Well, thanks to everyone who ticked boxes in yesterday’s poll. I found the results interesting.
First off, if you can read this, you probably also have Greek, Cyrillic, and Hebrew characters installed. Probably also Arabic, but I somehow screwed up the poll between Arabic and Armenian. I ought to have also tested for more exotic Cyrillic characters: the Macedonian/Serbian њ, the Altai ҥ, the Kazakh/Kyrgyz ң, the Siberian ӈ and the Sami ӊ. Next time.
Next in order are a clutch of South Asian scripts. I was surprised that both Thai and Tamil were a nose ahead of Devanāgarī, which is surely used by a lot more people than either of the former two. After Devanāgarī, Gurmukhī and Gujarātī are level pegging (as is, from a slightly different part of the world, the much less widely used Georgian), followed by Kannada and then Telugu (which is level with two scripts related to Arabic – Syriac and Thaana), and then Malayalam.
After that the four big East Asian scripts – the Japanese Hiragana and Katakana, and phonetic and standard Chinese – if you have one of these you probably have all four.
Now we get into the exotica. I’m surprised to see Oriya just below the half-way mark. I don’t know much about it, but it seems to have a similar number of speakers to Kannada and Malayalam which scored much higher, and the script doesn’t appear to present any real peculiarities. Lao rounds out the easier South Asian scripts (with the curious exception, which I’ll come to in a moment, of Burmese).
Three of the next five are recently invented North American scripts. The Canadian Aboriginal syllabic script is surprisingly popular (not just with Canadians); it is followed by Cherokee. Then we leap back to Asia for Sinhala and Mongolian, but the next is the utterly artificial Deseret script of the Mormons. It is rather sad that this alphabet, in which apparently only four books were ever published, is visible to more of you than the N’Ko script used by millions in West Africa, or the Ge’ez/Ethipic script used by tens of millions in East Africa.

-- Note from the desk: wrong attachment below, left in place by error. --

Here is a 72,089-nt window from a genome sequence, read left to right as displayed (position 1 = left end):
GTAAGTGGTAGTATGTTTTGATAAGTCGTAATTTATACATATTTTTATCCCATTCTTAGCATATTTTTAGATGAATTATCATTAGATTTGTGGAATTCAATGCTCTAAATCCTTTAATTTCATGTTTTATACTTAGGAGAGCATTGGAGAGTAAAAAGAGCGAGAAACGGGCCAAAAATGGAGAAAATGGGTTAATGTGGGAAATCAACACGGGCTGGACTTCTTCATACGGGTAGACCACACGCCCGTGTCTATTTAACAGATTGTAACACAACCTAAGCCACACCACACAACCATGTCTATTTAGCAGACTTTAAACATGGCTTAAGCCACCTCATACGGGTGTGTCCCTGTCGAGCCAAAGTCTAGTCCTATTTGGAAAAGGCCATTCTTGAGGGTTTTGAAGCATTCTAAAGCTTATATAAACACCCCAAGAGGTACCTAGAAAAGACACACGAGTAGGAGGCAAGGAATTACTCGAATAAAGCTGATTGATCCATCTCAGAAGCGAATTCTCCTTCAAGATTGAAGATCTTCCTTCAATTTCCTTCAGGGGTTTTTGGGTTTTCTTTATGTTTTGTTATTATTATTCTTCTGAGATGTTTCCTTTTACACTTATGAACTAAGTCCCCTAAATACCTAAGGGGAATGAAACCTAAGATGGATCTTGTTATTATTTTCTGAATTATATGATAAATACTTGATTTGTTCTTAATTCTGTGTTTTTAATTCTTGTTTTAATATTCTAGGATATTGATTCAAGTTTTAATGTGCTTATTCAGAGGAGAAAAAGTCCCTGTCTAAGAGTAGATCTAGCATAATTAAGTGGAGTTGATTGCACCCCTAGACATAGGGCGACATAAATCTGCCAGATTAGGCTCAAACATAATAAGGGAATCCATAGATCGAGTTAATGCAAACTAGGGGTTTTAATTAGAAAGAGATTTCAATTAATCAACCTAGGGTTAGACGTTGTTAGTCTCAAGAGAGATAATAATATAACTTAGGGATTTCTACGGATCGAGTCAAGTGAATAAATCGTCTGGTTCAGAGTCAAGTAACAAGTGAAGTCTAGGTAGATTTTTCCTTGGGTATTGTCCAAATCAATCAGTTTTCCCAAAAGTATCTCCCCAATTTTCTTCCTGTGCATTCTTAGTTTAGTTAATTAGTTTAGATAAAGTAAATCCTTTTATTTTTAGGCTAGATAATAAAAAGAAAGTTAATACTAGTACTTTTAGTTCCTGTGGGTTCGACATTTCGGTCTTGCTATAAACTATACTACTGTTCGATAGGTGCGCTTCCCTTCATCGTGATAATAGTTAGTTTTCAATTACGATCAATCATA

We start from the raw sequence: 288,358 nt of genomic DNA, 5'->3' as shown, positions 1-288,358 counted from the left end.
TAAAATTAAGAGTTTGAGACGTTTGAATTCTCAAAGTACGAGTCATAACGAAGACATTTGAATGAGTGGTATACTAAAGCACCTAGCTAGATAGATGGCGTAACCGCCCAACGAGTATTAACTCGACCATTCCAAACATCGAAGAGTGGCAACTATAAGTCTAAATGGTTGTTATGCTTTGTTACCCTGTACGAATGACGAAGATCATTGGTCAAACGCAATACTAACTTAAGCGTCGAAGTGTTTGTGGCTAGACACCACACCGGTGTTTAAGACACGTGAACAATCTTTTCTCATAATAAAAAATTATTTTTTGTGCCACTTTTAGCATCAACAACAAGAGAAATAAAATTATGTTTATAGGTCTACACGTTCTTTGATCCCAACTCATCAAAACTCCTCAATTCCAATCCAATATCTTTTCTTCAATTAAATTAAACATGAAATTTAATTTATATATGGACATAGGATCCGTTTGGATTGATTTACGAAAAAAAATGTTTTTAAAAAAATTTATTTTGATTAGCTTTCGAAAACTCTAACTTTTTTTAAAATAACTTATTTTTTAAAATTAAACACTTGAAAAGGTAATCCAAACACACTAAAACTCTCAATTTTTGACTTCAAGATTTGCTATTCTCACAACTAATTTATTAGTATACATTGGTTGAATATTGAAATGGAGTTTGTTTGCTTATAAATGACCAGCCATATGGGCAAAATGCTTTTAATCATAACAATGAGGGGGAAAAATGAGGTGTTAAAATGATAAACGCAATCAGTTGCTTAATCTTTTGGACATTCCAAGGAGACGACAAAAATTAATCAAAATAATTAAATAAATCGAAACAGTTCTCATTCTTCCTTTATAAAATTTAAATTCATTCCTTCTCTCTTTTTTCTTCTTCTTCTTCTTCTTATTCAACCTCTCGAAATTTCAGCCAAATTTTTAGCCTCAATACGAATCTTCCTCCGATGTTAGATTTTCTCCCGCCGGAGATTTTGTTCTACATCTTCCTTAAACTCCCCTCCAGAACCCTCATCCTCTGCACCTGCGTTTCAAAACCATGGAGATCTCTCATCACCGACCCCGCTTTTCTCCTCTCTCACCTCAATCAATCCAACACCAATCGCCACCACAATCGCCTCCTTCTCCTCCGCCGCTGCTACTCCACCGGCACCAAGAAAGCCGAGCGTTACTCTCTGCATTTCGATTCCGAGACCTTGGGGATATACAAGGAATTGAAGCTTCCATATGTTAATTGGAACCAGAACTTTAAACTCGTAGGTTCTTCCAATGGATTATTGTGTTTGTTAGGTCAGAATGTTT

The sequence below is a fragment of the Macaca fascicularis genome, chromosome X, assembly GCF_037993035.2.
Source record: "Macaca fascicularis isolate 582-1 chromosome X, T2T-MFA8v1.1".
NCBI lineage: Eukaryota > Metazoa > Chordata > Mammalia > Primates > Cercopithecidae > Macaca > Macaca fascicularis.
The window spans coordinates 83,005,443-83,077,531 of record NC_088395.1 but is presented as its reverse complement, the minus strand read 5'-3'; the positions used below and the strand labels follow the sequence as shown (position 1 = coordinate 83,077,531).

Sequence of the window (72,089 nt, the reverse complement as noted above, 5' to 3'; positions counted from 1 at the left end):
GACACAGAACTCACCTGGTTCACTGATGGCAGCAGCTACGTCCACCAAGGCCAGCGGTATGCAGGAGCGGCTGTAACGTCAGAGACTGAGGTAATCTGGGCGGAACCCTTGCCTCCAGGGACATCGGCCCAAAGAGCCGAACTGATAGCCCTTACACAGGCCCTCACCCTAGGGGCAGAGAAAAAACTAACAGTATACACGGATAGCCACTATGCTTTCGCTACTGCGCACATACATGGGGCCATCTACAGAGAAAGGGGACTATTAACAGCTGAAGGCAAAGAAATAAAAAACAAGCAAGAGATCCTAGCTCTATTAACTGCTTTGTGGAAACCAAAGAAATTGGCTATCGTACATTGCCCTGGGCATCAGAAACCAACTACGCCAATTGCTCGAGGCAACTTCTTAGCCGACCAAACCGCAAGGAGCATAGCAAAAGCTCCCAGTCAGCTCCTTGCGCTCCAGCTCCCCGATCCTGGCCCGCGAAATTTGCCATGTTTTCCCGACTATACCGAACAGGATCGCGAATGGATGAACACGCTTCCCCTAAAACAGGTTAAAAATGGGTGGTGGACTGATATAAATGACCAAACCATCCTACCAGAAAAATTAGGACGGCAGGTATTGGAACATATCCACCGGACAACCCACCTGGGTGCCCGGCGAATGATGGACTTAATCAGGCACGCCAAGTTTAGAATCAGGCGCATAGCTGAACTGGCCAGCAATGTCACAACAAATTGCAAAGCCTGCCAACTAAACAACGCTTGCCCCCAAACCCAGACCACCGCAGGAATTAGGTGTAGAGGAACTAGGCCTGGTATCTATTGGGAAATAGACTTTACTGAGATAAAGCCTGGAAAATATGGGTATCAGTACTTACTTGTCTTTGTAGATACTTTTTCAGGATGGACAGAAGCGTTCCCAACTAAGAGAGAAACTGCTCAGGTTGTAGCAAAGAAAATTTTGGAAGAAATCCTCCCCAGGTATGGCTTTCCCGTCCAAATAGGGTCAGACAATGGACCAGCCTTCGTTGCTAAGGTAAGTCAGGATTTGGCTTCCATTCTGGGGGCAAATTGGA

Then we get down into the exotic. I’m not surprised to see Khmer, famously difficult to learn, down so low; next is Runic, perhaps the easiest to code of the ancient scripts; then Bernard Shaw’s Shavian script. Next, on level pegging, a whole clutch of scripts: Burmese (which came rather late to the party) and the slightly superseded scripts of Limbu, Tifinagh and Osmanya, plus Linear B, Old Italic, Gothic, Ugaritic and the ancient Cypriot syllabary. Then another clutch of ancients – Old Persian, Phoenician, Kharoṣṭhī and cuneiform. In joint second last place are four Asian scripts – Hanunó’o, Tai Nüa, Buginese, Syloti Nagri – and ancient Coptic and Ogham. And finally five more Asian scripts, only visible to one person – Tagalog, Buhid, Tagbanwa, Balinese and Phagspa.
For the funny n’s, it’s not very surprising that everyone can see ñ, ń, ɲ, ɳ and ŋ. I am slightly surprised that not quite everyone could see the perfectly respectable Czech/Slovak letter ň and the Latvian ņ, and that equally many can see the pretty bogus ṅ, ṇ and ṉ (OK this last is used by two actual languages but one is spoken by only 4000 people and the other apparently by only 20). Likewise, just behind, the perfectly genuine Lakota ƞ is level pegging with the bogus ṋ. Almost 90% of you can see ǹ as well, even though I haven’t found a language that uses it.
It is a shame that the glorious n̈ (as in Spın̈al Tap) has not been more popular among typesetters. But I’m surprised that as many as a third of you could see ᶇ, n with a hook, and that a quarter of you could see ᵰ, n with a niddle tilde. It shows that people who work on fonts find it easier to grapple with the more bizarre and less used Latin-based letters than with real scripts used by millions of people.